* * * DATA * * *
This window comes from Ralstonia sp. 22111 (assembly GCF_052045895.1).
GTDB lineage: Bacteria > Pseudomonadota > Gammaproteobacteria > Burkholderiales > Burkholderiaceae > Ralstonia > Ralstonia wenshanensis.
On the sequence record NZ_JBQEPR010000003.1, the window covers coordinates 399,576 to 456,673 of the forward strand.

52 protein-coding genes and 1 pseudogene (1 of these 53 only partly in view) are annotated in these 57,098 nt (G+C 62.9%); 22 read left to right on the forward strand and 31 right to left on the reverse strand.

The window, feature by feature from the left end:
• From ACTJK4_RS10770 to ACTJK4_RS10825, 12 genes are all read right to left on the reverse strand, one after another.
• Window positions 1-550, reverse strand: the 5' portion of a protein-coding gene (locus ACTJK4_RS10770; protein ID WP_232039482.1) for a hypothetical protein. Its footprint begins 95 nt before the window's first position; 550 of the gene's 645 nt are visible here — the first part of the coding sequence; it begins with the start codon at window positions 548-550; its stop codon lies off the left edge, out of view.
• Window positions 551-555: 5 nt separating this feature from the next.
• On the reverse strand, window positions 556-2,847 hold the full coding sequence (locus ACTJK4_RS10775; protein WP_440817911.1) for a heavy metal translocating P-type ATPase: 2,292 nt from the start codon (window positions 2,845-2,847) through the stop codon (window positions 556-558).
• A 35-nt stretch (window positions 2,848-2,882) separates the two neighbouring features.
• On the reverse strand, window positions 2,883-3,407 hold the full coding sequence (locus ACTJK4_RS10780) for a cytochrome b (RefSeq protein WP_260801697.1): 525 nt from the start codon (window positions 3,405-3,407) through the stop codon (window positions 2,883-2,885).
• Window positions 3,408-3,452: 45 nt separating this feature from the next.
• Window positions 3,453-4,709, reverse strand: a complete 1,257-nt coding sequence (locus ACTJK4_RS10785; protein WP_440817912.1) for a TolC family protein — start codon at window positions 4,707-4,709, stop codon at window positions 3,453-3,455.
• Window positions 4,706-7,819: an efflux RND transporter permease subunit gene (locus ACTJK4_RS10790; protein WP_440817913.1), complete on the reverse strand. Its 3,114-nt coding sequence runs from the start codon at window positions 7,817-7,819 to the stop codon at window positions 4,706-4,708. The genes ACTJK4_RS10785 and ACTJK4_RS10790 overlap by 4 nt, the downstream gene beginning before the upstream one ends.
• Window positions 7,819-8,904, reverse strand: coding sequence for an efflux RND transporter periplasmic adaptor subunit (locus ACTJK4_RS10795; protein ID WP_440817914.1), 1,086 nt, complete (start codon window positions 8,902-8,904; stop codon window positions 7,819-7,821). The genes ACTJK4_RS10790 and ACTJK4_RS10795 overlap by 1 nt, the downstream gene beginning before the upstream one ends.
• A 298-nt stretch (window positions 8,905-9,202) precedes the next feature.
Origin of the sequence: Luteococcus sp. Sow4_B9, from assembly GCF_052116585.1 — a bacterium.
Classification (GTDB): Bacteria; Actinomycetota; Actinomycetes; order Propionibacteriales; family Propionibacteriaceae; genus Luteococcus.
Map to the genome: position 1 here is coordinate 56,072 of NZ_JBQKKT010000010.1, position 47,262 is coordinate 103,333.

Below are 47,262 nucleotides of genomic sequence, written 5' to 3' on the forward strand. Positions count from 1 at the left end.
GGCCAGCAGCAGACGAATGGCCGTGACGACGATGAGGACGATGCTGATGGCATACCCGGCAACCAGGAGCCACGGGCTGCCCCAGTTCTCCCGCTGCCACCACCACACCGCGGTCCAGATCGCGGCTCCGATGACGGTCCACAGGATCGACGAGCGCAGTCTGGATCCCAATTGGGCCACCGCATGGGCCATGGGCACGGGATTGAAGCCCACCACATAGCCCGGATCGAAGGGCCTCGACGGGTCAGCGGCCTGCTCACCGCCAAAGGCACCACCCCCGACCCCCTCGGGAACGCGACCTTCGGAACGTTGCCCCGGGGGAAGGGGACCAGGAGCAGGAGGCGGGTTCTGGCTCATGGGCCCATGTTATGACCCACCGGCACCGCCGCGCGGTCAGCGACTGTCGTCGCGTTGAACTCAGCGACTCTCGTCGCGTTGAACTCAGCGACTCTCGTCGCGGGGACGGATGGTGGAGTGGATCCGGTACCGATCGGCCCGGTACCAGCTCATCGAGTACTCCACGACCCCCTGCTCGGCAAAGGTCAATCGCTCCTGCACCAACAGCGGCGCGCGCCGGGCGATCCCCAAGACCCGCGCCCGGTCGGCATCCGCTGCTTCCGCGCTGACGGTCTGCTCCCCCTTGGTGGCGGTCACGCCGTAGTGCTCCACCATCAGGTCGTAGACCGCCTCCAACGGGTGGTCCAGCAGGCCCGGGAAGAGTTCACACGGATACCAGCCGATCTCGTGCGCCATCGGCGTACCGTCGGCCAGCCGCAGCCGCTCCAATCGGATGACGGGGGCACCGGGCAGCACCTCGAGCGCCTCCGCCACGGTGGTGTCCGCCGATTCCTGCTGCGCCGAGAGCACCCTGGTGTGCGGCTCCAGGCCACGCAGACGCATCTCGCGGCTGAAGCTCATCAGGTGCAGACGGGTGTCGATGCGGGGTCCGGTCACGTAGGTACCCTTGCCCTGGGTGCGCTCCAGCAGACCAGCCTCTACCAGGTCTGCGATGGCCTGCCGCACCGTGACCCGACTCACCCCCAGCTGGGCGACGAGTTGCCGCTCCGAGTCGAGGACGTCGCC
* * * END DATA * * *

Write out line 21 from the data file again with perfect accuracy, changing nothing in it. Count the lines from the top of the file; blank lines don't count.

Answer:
GGCCAGCAGCAGACGAATGGCCGTGACGACGATGAGGACGATGCTGATGGCATACCCGGCAACCAGGAGCCACGGGCTGCCCCAGTTCTCCCGCTGCCACCACCACACCGCGGTCCAGATCGCGGCTCCGATGACGGTCCACAGGATCGACGAGCGCAGTCTGGATCCCAATTGGGCCACCGCATGGGCCATGGGCACGGGATTGAAGCCCACCACATAGCCCGGATCGAAGGGCCTCGACGGGTCAGCGGCCTGCTCACCGCCAAAGGCACCACCCCCGACCCCCTCGGGAACGCGACCTTCGGAACGTTGCCCCGGGGGAAGGGGACCAGGAGCAGGAGGCGGGTTCTGGCTCATGGGCCCATGTTATGACCCACCGGCACCGCCGCGCGGTCAGCGACTGTCGTCGCGTTGAACTCAGCGACTCTCGTCGCGTTGAACTCAGCGACTCTCGTCGCGGGGACGGATGGTGGAGTGGATCCGGTACCGATCGGCCCGGTACCAGCTCATCGAGTACTCCACGACCCCCTGCTCGGCAAAGGTCAATCGCTCCTGCACCAACAGCGGCGCGCGCCGGGCGATCCCCAAGACCCGCGCCCGGTCGGCATCCGCTGCTTCCGCGCTGACGGTCTGCTCCCCCTTGGTGGCGGTCACGCCGTAGTGCTCCACCATCAGGTCGTAGACCGCCTCCAACGGGTGGTCCAGCAGGCCCGGGAAGAGTTCACACGGATACCAGCCGATCTCGTGCGCCATCGGCGTACCGTCGGCCAGCCGCAGCCGCTCCAATCGGATGACGGGGGCACCGGGCAGCACCTCGAGCGCCTCCGCCACGGTGGTGTCCGCCGATTCCTGCTGCGCCGAGAGCACCCTGGTGTGCGGCTCCAGGCCACGCAGACGCATCTCGCGGCTGAAGCTCATCAGGTGCAGACGGGTGTCGATGCGGGGTCCGGTCACGTAGGTACCCTTGCCCTGGGTGCGCTCCAGCAGACCAGCCTCTACCAGGTCTGCGATGGCCTGCCGCACCGTGACCCGACTCACCCCCAGCTGGGCGACGAGTTGCCGCTCCGAGTCGAGGACGTCGCC